Tools for Taming my Toddler

I read a book on my trip- The Happiest Toddler on the Block. I loved The Happiest Baby on the Block when I read it 2 years ago- great tools, tricks, and ideas for whatever the baby challenges were (probably mostly to do with sleep. to be honest, it’s hard to remember now). We have done some of these things to a degree, but it is timely to have a bunch of ideas now, as it’s becoming harder to figure out what to do with our increasingly rigid (albeit lovely) girl.

I find it hard to actually retain the info, so I took notes. Unless you have a severe case of boredom, you will probably not read this. I just want to organize and jot them down for myself.

-The “Fast Food Rule”- repeating what I toddler wants to back to her so she knows that you hear her. This will help her process the fact that she can’t have it. Using “Toddlerese” as a substitution for rationalization.

-“Time-ins”- rewards for good behavior: attention, praise, and play. “Feeding the Meter”- short periods of focused attention (5 minutes) throughout the day= better behavior overall (i.e. child will “let you win” sometimes if she feels she is “winning” most of the time.)

-Feed the meter after giving warning.

-Types of praise: “gossip”- telling a relative, friend, or even inanimate object like a stuffed animal about how well she did. Helps if she believes that you don’t know she can hear you. Hand checks for good behavior, etc. Count them up at bedtime. Or a star chart.

-Concrete blocks (short- 5-10 minutes) of “special time”- playing, cuddling, etc. Can have a concrete beginning and routine end (like hugging and saying “bye bye, special time”) interspersed between parents getting other things done while child plays alone.

-watching tv isn’t special time.

-Laying the next day’s clothes out the night before in the shape of a person on the floor.

-Using fantasy as a response to an unreasonable request: “I wish I could give you 100 dolls! But we aren’t buying any today”

-Teaching “magic breathing” (using deep breaths as a tool to soothe and calm oneself, like meditation is for adults)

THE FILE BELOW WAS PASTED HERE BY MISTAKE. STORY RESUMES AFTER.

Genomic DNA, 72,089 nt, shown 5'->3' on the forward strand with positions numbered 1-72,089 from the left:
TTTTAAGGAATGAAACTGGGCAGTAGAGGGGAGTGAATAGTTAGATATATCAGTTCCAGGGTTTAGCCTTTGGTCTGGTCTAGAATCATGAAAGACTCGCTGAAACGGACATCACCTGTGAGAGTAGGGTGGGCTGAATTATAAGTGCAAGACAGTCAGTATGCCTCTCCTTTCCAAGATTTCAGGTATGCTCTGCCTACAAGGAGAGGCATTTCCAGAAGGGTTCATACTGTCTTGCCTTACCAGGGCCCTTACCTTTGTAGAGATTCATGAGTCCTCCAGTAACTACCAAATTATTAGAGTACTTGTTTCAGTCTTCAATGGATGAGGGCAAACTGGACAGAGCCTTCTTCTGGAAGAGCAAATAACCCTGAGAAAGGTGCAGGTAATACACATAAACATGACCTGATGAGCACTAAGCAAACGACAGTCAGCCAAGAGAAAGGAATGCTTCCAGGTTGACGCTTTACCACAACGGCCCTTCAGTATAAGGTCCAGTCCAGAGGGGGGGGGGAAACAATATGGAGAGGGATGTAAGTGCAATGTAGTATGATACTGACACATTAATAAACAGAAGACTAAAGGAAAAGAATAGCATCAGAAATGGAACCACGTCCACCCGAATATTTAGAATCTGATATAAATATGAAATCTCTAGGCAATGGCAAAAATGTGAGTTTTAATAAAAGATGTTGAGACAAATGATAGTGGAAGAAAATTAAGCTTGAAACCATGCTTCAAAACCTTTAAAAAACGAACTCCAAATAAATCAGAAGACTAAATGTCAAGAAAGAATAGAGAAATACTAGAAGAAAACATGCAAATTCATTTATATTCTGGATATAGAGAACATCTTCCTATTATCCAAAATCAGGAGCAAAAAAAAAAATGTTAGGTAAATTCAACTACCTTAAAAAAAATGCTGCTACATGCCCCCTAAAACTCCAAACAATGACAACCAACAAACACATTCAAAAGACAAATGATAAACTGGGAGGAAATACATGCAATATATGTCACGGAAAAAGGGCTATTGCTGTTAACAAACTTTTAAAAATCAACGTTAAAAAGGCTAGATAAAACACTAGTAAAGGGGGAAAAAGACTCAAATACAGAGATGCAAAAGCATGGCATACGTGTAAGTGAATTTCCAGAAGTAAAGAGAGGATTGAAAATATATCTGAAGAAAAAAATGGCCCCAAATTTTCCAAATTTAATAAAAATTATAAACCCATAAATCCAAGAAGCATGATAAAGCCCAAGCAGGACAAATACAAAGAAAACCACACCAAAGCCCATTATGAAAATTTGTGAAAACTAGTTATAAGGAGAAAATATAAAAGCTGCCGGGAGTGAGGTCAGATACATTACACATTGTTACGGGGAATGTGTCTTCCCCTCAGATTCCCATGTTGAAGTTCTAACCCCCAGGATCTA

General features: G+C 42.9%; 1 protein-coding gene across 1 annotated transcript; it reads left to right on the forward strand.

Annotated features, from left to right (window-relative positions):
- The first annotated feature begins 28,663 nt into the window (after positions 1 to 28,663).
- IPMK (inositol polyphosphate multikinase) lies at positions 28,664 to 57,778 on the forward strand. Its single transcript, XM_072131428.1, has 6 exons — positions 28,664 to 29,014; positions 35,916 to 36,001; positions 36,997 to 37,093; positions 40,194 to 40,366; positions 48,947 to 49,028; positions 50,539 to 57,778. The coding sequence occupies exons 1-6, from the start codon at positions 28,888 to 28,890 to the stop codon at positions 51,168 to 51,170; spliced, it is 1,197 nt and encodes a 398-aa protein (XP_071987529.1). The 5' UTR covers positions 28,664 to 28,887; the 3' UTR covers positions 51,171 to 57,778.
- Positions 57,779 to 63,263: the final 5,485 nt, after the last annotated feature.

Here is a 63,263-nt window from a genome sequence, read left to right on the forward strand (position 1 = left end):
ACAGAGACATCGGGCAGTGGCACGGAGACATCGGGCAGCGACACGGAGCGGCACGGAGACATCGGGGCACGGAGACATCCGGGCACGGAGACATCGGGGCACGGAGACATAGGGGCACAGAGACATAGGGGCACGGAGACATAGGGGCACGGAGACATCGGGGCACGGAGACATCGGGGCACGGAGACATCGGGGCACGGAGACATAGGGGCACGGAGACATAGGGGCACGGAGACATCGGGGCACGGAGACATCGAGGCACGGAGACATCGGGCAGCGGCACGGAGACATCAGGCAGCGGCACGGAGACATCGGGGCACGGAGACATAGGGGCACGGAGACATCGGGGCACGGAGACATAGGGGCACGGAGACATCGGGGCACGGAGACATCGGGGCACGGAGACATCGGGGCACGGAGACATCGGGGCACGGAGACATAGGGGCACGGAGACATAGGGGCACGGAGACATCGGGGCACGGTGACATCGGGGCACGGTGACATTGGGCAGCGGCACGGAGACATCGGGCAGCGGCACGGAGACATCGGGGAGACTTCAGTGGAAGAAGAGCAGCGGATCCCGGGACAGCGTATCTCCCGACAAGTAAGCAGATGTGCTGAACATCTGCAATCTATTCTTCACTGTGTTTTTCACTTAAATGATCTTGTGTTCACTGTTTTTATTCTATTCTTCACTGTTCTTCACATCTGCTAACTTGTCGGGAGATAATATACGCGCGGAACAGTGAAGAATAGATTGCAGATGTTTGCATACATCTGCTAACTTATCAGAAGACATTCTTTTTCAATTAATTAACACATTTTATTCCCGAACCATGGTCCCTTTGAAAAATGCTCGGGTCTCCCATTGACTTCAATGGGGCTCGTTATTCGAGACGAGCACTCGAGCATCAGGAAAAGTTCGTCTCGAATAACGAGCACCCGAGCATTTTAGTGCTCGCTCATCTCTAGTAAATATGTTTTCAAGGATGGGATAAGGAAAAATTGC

-toddlers love things that are “magic,” “secret,” and “special”

-“bedtime sweet talk”- retell good deeds/experiences from the day. describe how it made you feel as a parents. talk about tomorrow.

-Keep corrections positive when possible- tell what to do rather than what not do do (“chairs are for sitting”) A more respectful way.

-“Playing the boob”- being silly

-Race- who can put on shoes first

-The expectation for toddlers is that we get just baby steps of cooperation. 90/10 rule at first. Suggesting a hard bargain (eating 10 peas) will make eating 3 seem reasonable to her.

-Reverse psychology: “Don’t help me clean up! My turn!”

-Clap-growl for “red-light” behaviors

-“Kind ignoring”: when child is being unreasonable and stubborn (not hurt, scared, or sad). There may need to be an extinction burst.

-Made-up bedtime stories to parallel a lesson she’s in the process of learning.-“Red light acts”- Dangerous, aggressive, or breaking key family rules

-Forcing doesn’t work because it’s humiliating. Avoid battles.

-Ignoring good behavior will lead to bad behavior. Toddler would rather be yelled at than ignored.

-Count to three and show fingers after echoing feelings and correcting/saying no.

-Time out with timer “so you can get calm again”- 1 minute per year (timer lets the amount of time be up to the timer)

-It is okay if time out in room leads to play. The point is to get calm again.

-Show her how door lock works.

 

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